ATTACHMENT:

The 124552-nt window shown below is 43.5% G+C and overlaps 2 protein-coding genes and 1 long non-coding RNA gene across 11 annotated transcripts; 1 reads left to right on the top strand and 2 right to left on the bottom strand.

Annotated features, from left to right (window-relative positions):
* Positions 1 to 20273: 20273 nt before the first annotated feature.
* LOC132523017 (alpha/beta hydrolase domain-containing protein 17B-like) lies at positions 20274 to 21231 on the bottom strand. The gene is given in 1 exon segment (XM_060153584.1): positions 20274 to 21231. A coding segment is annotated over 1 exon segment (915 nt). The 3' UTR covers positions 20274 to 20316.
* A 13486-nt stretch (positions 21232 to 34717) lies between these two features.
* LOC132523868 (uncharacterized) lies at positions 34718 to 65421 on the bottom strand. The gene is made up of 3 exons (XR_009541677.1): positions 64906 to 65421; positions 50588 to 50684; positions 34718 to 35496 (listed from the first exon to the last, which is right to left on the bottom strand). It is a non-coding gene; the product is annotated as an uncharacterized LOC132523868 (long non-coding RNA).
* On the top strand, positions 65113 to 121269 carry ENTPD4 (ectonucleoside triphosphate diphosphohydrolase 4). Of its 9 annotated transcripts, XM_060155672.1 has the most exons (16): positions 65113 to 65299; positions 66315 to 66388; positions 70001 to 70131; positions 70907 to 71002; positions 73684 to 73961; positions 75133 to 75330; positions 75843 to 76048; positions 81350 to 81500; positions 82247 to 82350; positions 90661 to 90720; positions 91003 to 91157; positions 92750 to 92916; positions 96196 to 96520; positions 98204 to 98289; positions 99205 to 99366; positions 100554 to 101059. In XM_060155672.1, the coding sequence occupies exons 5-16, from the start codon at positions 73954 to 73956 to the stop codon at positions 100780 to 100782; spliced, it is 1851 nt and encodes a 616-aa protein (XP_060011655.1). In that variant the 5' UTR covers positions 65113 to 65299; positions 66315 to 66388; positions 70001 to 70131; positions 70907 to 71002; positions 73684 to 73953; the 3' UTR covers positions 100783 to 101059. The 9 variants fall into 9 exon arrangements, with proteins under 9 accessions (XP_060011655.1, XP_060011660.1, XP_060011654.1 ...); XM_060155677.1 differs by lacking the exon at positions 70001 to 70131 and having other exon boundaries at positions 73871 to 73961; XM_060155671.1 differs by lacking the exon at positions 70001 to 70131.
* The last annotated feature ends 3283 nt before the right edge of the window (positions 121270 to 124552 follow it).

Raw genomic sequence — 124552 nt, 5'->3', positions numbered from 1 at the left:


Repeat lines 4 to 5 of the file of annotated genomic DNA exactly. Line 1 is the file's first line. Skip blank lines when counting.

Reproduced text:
* LOC132523017 (alpha/beta hydrolase domain-containing protein 17B-like) lies at positions 20274 to 21231 on the bottom strand. The gene is given in 1 exon segment (XM_060153584.1): positions 20274 to 21231. A coding segment is annotated over 1 exon segment (915 nt). The 3' UTR covers positions 20274 to 20316.
* A 13486-nt stretch (positions 21232 to 34717) lies between these two features.